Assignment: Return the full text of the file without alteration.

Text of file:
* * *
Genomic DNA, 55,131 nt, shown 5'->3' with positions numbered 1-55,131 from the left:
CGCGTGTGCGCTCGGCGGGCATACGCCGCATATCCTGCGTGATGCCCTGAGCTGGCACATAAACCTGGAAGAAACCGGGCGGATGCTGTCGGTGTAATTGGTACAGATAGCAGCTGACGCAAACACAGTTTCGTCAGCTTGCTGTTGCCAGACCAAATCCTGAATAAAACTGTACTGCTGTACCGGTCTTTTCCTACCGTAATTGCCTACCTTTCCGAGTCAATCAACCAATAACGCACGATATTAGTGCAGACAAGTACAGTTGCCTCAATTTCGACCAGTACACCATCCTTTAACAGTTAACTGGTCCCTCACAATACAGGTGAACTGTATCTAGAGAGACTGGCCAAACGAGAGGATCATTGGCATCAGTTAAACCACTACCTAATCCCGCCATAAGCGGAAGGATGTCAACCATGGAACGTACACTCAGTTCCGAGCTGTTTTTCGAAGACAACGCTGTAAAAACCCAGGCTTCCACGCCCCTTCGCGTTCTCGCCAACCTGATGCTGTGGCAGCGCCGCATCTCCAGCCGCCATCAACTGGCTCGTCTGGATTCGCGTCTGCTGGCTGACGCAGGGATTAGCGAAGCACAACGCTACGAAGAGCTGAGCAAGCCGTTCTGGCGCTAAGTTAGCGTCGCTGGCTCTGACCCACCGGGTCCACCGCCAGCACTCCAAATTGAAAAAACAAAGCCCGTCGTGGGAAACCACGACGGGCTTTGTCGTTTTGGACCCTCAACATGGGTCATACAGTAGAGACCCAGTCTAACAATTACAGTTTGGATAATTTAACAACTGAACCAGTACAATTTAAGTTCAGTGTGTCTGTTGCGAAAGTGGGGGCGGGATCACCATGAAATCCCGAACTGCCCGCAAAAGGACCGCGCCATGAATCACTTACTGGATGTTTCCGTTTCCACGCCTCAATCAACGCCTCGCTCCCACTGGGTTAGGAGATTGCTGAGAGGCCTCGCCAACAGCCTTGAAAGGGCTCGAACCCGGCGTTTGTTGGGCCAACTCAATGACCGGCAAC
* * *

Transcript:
Genomic DNA, 55,131 nt, shown 5'->3' with positions numbered 1-55,131 from the left:
CGCGTGTGCGCTCGGCGGGCATACGCCGCATATCCTGCGTGATGCCCTGAGCTGGCACATAAACCTGGAAGAAACCGGGCGGATGCTGTCGGTGTAATTGGTACAGATAGCAGCTGACGCAAACACAGTTTCGTCAGCTTGCTGTTGCCAGACCAAATCCTGAATAAAACTGTACTGCTGTACCGGTCTTTTCCTACCGTAATTGCCTACCTTTCCGAGTCAATCAACCAATAACGCACGATATTAGTGCAGACAAGTACAGTTGCCTCAATTTCGACCAGTACACCATCCTTTAACAGTTAACTGGTCCCTCACAATACAGGTGAACTGTATCTAGAGAGACTGGCCAAACGAGAGGATCATTGGCATCAGTTAAACCACTACCTAATCCCGCCATAAGCGGAAGGATGTCAACCATGGAACGTACACTCAGTTCCGAGCTGTTTTTCGAAGACAACGCTGTAAAAACCCAGGCTTCCACGCCCCTTCGCGTTCTCGCCAACCTGATGCTGTGGCAGCGCCGCATCTCCAGCCGCCATCAACTGGCTCGTCTGGATTCGCGTCTGCTGGCTGACGCAGGGATTAGCGAAGCACAACGCTACGAAGAGCTGAGCAAGCCGTTCTGGCGCTAAGTTAGCGTCGCTGGCTCTGACCCACCGGGTCCACCGCCAGCACTCCAAATTGAAAAAACAAAGCCCGTCGTGGGAAACCACGACGGGCTTTGTCGTTTTGGACCCTCAACATGGGTCATACAGTAGAGACCCAGTCTAACAATTACAGTTTGGATAATTTAACAACTGAACCAGTACAATTTAAGTTCAGTGTGTCTGTTGCGAAAGTGGGGGCGGGATCACCATGAAATCCCGAACTGCCCGCAAAAGGACCGCGCCATGAATCACTTACTGGATGTTTCCGTTTCCACGCCTCAATCAACGCCTCGCTCCCACTGGGTTAGGAGATTGCTGAGAGGCCTCGCCAACAGCCTTGAAAGGGCTCGAACCCGGCGTTTGTTGGGCCAACTCAATGACCGGCAAC